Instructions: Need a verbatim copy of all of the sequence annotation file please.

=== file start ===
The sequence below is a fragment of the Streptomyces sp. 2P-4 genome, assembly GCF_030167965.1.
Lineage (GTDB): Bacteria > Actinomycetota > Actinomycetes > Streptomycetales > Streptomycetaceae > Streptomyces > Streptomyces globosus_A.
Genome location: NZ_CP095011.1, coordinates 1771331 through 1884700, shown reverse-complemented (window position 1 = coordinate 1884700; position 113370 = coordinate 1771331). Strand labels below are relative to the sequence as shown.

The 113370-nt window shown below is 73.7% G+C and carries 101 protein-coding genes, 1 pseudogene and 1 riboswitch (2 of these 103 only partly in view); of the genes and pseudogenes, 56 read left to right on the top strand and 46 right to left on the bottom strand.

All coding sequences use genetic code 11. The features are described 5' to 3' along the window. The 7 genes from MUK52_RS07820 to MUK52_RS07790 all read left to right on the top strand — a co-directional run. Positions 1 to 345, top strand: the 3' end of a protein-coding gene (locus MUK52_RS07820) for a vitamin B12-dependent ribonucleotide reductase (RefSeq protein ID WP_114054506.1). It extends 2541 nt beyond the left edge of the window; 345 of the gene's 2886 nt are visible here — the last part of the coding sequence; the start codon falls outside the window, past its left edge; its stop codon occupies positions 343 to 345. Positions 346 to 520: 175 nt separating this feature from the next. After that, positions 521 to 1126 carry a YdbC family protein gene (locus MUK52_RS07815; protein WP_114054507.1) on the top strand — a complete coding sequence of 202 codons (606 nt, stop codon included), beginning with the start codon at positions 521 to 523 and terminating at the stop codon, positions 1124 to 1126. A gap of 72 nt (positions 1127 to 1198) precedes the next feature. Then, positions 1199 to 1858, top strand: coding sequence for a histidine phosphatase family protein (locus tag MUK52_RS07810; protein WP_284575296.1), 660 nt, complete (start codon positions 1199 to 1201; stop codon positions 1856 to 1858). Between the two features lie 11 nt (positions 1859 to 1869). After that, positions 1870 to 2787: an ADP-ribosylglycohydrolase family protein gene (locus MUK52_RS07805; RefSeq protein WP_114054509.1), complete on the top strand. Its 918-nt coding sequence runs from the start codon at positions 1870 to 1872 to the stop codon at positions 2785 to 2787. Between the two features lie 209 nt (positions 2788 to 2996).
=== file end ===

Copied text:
The sequence below is a fragment of the Streptomyces sp. 2P-4 genome, assembly GCF_030167965.1.
Lineage (GTDB): Bacteria > Actinomycetota > Actinomycetes > Streptomycetales > Streptomycetaceae > Streptomyces > Streptomyces globosus_A.
Genome location: NZ_CP095011.1, coordinates 1771331 through 1884700, shown reverse-complemented (window position 1 = coordinate 1884700; position 113370 = coordinate 1771331). Strand labels below are relative to the sequence as shown.

The 113370-nt window shown below is 73.7% G+C and carries 101 protein-coding genes, 1 pseudogene and 1 riboswitch (2 of these 103 only partly in view); of the genes and pseudogenes, 56 read left to right on the top strand and 46 right to left on the bottom strand.

All coding sequences use genetic code 11. The features are described 5' to 3' along the window. The 7 genes from MUK52_RS07820 to MUK52_RS07790 all read left to right on the top strand — a co-directional run. Positions 1 to 345, top strand: the 3' end of a protein-coding gene (locus MUK52_RS07820) for a vitamin B12-dependent ribonucleotide reductase (RefSeq protein ID WP_114054506.1). It extends 2541 nt beyond the left edge of the window; 345 of the gene's 2886 nt are visible here — the last part of the coding sequence; the start codon falls outside the window, past its left edge; its stop codon occupies positions 343 to 345. Positions 346 to 520: 175 nt separating this feature from the next. After that, positions 521 to 1126 carry a YdbC family protein gene (locus MUK52_RS07815; protein WP_114054507.1) on the top strand — a complete coding sequence of 202 codons (606 nt, stop codon included), beginning with the start codon at positions 521 to 523 and terminating at the stop codon, positions 1124 to 1126. A gap of 72 nt (positions 1127 to 1198) precedes the next feature. Then, positions 1199 to 1858, top strand: coding sequence for a histidine phosphatase family protein (locus tag MUK52_RS07810; protein WP_284575296.1), 660 nt, complete (start codon positions 1199 to 1201; stop codon positions 1856 to 1858). Between the two features lie 11 nt (positions 1859 to 1869). After that, positions 1870 to 2787: an ADP-ribosylglycohydrolase family protein gene (locus MUK52_RS07805; RefSeq protein WP_114054509.1), complete on the top strand. Its 918-nt coding sequence runs from the start codon at positions 1870 to 1872 to the stop codon at positions 2785 to 2787. Between the two features lie 209 nt (positions 2788 to 2996).